Failure to address conflict in Colombia leaves millions in despair
Caritas says that the ongoing civil war between rebels, the Government of Colombia, and paramilitary groups has left millions without homes and vulnerable to injustices and violations of their most basic human rights.
Homes constructed largely from corrugated iron in a displaced community
Colombia, however, is not a crisis on the UN Security Council’s agenda. Caritas says Colombia needs to be urgently addressed by the international community.
Colombia has an internally displaced people (IDPs) population of four million people, with a further 500,000 refugees living in border countries. This is the second highest population of internally displaced people in the world after Sudan.
Caritas says that no resolution is possible without sustained regional and international attention. Caritas members from Europe, North America and Latin America met in New York last month to lobby members of the Security Council and other UN leaders.
Caritas Internationalis Permanent Delegate to the UN Joseph Donnelly said, “Numerous UN agencies are helping the Colombian people, however, much more global funding is required to address the vast humanitarian needs and hidden gaps of desperation in remote areas.
“Even more urgent is political will from the Security Council members, neighboring countries and the government of Colombia to address the root causes of the conflict.”
Caritas calls on the Government of Colombia to live up to its international obligations to provide minimum standards for those who have lost their homes and remain within the country.
The Colombian government must also ensure that the rights of vulnerable groups such as women, children, and indigenous populations are protected. Caritas says failure to do that must be met with censure from such UN bodies as the Commission on Human Rights.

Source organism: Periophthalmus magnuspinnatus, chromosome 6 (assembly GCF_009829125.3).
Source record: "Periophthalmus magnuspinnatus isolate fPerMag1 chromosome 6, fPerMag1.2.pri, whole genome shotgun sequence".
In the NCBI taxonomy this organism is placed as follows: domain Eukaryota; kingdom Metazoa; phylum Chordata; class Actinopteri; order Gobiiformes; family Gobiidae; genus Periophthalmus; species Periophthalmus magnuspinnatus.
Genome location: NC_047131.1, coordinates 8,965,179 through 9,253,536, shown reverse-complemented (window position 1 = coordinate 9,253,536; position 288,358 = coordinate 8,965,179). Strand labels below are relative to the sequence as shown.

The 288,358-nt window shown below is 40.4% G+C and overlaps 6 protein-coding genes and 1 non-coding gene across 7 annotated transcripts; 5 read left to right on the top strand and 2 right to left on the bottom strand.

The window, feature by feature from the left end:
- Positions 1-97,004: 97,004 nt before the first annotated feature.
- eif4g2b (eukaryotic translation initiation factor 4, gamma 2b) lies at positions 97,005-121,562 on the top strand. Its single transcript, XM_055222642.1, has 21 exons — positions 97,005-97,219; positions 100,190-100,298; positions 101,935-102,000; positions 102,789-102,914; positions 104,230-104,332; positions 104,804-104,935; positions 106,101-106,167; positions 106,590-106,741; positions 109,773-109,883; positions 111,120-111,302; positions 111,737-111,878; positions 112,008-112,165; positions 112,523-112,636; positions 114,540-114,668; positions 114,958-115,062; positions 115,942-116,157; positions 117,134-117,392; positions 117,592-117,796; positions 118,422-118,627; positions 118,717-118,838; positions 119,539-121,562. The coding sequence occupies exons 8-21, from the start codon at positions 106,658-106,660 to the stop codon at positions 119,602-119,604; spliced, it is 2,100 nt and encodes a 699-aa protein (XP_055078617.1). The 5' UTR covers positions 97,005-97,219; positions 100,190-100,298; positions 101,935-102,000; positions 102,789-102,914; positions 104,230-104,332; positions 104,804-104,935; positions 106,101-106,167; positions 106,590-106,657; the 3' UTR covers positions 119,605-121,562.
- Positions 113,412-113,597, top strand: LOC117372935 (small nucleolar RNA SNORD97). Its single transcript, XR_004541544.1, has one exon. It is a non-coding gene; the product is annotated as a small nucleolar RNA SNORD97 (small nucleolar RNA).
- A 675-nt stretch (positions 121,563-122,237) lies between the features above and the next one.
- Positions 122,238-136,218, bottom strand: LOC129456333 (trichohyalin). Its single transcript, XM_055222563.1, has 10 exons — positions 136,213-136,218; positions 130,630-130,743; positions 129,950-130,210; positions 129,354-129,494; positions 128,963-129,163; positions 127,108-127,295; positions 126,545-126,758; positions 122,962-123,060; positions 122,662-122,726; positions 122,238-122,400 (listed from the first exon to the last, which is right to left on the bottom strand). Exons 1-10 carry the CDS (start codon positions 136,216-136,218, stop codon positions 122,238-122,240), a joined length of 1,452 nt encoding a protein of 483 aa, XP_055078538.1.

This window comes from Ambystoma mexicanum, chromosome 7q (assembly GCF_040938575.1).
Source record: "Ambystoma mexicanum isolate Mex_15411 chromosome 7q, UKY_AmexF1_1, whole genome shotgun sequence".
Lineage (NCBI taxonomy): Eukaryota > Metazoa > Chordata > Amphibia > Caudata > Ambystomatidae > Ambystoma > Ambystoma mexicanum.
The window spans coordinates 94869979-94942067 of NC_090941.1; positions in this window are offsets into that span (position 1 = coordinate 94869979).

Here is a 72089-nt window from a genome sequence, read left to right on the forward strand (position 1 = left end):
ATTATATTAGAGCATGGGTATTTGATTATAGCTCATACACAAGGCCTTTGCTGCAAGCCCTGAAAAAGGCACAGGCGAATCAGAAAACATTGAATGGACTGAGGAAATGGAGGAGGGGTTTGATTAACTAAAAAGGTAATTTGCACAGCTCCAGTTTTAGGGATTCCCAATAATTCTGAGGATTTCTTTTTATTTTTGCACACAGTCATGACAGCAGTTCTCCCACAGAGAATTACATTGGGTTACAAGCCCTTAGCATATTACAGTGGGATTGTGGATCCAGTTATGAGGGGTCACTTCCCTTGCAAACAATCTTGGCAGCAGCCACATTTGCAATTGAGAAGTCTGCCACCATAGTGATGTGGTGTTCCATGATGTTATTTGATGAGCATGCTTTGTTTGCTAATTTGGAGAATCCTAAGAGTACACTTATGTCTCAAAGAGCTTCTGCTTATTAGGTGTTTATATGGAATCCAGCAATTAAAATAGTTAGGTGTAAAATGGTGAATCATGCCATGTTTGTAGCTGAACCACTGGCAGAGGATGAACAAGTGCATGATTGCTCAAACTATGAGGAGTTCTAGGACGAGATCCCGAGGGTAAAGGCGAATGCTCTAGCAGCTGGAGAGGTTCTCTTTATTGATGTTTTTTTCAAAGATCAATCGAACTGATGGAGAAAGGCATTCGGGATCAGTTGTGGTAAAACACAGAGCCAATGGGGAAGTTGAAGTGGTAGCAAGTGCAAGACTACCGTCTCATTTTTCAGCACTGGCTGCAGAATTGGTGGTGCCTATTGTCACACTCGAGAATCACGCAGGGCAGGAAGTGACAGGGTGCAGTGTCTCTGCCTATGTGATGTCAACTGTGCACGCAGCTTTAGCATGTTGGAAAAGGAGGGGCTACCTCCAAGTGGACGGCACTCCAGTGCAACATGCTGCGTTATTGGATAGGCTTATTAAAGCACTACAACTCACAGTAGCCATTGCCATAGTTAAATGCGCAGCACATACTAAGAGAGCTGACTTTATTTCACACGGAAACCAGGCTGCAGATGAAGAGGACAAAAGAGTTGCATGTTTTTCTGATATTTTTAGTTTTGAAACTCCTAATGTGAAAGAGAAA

Caritas says widespread violations committed within Colombia such as extrajudicial killings must be thoroughly investigated, judicial independence must be ensured and freedom of speech must be protected. Although Colombia has been on the International Criminal Court's agenda for years it must receive heightened priority attention immediately.
New alternative UN mechanisms must include Colombia. The Peacebuilding Commission with its Peacebuilding Trust Fund can bring significant international engagement to alleviate this enduring costly conflict. The Alliance of Civilizations must include Colombia on its agenda as these millions of Colombians are separated from normal relationships within their own country and beyond their borders.
Caritas will now bring the Colombian conflict to the attention of the participants at the forthcoming UNHCR-Annual consultations in Geneva. A particular attention is given to the suffering of women and children, both among the internally displaced and the refugee population.
Women and children face sexual abuse, forced recruitment and exploitation as cheap laborers. Women and children represent almost half of the IDP and refugee population.
According to the National Reparation and Reconciliation Commission, the “typical” victim of the conflict in Colombia is a poor woman, single-head of household, she earns minimum wage, only has minimum primary school level education and has been displaced by violence.
Meanwhile, Caritas members in the UK and Ireland have also joined forces with other aid agencies to urge the British and Irish governments to make their Colombia policy more effective. As part of the ABColombia group advocacy project, Cafod, Sciaf and Trócaire are asking their governments to make military assistance to Colombia more transparent. Read the report in Spanish and English.